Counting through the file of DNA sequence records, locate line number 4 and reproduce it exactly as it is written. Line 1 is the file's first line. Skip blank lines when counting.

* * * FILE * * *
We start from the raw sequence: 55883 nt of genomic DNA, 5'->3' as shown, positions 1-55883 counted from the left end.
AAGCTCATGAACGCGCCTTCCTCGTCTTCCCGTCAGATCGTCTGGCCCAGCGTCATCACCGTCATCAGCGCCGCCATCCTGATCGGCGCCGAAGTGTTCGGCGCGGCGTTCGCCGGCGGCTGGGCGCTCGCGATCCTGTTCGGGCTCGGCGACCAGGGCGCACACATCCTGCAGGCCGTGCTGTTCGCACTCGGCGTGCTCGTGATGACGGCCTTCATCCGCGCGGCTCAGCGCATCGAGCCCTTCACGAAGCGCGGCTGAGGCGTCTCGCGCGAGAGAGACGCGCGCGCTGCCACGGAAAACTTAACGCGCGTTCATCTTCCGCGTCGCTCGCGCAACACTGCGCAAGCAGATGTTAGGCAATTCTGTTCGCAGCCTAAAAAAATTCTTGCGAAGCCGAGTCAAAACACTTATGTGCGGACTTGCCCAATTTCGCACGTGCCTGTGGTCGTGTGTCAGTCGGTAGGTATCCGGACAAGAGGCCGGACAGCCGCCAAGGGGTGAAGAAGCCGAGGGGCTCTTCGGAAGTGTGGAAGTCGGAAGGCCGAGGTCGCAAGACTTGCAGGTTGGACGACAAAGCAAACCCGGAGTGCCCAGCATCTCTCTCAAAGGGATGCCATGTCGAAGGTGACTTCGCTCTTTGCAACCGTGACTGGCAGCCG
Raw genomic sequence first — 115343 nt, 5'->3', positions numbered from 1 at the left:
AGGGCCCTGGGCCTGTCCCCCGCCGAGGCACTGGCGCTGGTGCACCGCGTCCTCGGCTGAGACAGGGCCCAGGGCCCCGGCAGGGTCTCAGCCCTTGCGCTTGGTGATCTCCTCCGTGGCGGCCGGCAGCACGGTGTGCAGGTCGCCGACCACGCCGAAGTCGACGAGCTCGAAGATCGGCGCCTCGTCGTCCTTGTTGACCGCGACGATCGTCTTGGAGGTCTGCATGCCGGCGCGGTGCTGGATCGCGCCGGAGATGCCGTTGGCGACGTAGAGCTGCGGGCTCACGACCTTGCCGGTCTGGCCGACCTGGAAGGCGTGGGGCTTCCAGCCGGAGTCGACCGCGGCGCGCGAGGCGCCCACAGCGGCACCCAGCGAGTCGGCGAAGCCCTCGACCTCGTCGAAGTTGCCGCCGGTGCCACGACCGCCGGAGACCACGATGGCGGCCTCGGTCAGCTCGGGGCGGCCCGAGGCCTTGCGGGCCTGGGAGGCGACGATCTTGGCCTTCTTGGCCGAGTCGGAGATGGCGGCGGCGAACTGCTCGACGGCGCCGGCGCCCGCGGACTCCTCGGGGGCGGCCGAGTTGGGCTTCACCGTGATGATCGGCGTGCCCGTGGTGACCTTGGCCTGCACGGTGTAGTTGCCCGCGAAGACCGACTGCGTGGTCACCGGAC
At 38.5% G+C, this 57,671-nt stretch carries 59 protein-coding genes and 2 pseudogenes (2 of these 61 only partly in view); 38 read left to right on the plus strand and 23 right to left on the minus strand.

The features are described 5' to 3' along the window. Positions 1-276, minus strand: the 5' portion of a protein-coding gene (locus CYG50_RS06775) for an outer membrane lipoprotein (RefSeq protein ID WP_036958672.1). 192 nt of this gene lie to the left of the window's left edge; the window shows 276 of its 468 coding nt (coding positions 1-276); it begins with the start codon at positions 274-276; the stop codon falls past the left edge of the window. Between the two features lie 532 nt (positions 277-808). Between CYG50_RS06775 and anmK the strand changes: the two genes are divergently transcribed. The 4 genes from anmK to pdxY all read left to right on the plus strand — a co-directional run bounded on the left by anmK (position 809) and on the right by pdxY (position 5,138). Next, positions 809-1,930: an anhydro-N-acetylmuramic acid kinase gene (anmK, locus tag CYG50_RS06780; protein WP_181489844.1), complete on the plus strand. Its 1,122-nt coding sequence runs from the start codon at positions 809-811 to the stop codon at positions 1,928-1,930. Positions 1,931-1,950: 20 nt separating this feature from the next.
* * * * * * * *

AGGGCCCTGGGCCTGTCCCCCGCCGAGGCACTGGCGCTGGTGCACCGCGTCCTCGGCTGAGACAGGGCCCAGGGCCCCGGCAGGGTCTCAGCCCTTGCGCTTGGTGATCTCCTCCGTGGCGGCCGGCAGCACGGTGTGCAGGTCGCCGACCACGCCGAAGTCGACGAGCTCGAAGATCGGCGCCTCGTCGTCCTTGTTGACCGCGACGATCGTCTTGGAGGTCTGCATGCCGGCGCGGTGCTGGATCGCGCCGGAGATGCCGTTGGCGACGTAGAGCTGCGGGCTCACGACCTTGCCGGTCTGGCCGACCTGGAAGGCGTGGGGCTTCCAGCCGGAGTCGACCGCGGCGCGCGAGGCGCCCACAGCGGCACCCAGCGAGTCGGCGAAGCCCTCGACCTCGTCGAAGTTGCCGCCGGTGCCACGACCGCCGGAGACCACGATGGCGGCCTCGGTCAGCTCGGGGCGGCCCGAGGCCTTGCGGGCCTGGGAGGCGACGATCTTGGCCTTCTTGGCCGAGTCGGAGATGGCGGCGGCGAACTGCTCGACGGCGCCGGCGCCCGCGGACTCCTCGGGGGCGGCCGAGTTGGGCTTCACCGTGATGATCGGCGTGCCCGTGGTGACCTTGGCCTGCACGGTGTAGTTGCCCGCGAAGACCGACTGCGTGGTCACCGGAC